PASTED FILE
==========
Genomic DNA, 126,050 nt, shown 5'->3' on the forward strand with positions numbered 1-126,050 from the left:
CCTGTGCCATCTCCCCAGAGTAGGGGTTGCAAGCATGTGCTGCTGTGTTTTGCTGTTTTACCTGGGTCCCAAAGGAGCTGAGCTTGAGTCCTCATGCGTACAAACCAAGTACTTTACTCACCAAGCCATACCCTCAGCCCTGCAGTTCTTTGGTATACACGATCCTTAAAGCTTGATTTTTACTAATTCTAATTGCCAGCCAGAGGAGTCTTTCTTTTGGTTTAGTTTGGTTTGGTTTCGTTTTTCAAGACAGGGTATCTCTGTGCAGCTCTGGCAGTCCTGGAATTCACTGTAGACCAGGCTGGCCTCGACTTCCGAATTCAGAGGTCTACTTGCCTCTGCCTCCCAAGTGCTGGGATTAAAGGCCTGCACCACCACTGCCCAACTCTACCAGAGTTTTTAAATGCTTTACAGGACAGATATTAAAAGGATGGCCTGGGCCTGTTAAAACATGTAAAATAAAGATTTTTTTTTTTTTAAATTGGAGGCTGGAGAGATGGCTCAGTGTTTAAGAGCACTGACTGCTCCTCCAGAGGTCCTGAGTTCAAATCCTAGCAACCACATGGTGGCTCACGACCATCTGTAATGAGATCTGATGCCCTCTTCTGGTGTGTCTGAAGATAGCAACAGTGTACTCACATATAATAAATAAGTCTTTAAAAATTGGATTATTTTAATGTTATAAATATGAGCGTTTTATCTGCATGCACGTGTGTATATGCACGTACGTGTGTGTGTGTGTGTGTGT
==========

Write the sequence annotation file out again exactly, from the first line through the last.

Genomic DNA, 126,050 nt, shown 5'->3' on the forward strand with positions numbered 1-126,050 from the left:
CCTGTGCCATCTCCCCAGAGTAGGGGTTGCAAGCATGTGCTGCTGTGTTTTGCTGTTTTACCTGGGTCCCAAAGGAGCTGAGCTTGAGTCCTCATGCGTACAAACCAAGTACTTTACTCACCAAGCCATACCCTCAGCCCTGCAGTTCTTTGGTATACACGATCCTTAAAGCTTGATTTTTACTAATTCTAATTGCCAGCCAGAGGAGTCTTTCTTTTGGTTTAGTTTGGTTTGGTTTCGTTTTTCAAGACAGGGTATCTCTGTGCAGCTCTGGCAGTCCTGGAATTCACTGTAGACCAGGCTGGCCTCGACTTCCGAATTCAGAGGTCTACTTGCCTCTGCCTCCCAAGTGCTGGGATTAAAGGCCTGCACCACCACTGCCCAACTCTACCAGAGTTTTTAAATGCTTTACAGGACAGATATTAAAAGGATGGCCTGGGCCTGTTAAAACATGTAAAATAAAGATTTTTTTTTTTTTAAATTGGAGGCTGGAGAGATGGCTCAGTGTTTAAGAGCACTGACTGCTCCTCCAGAGGTCCTGAGTTCAAATCCTAGCAACCACATGGTGGCTCACGACCATCTGTAATGAGATCTGATGCCCTCTTCTGGTGTGTCTGAAGATAGCAACAGTGTACTCACATATAATAAATAAGTCTTTAAAAATTGGATTATTTTAATGTTATAAATATGAGCGTTTTATCTGCATGCACGTGTGTATATGCACGTACGTGTGTGTGTGTGTGTGTGT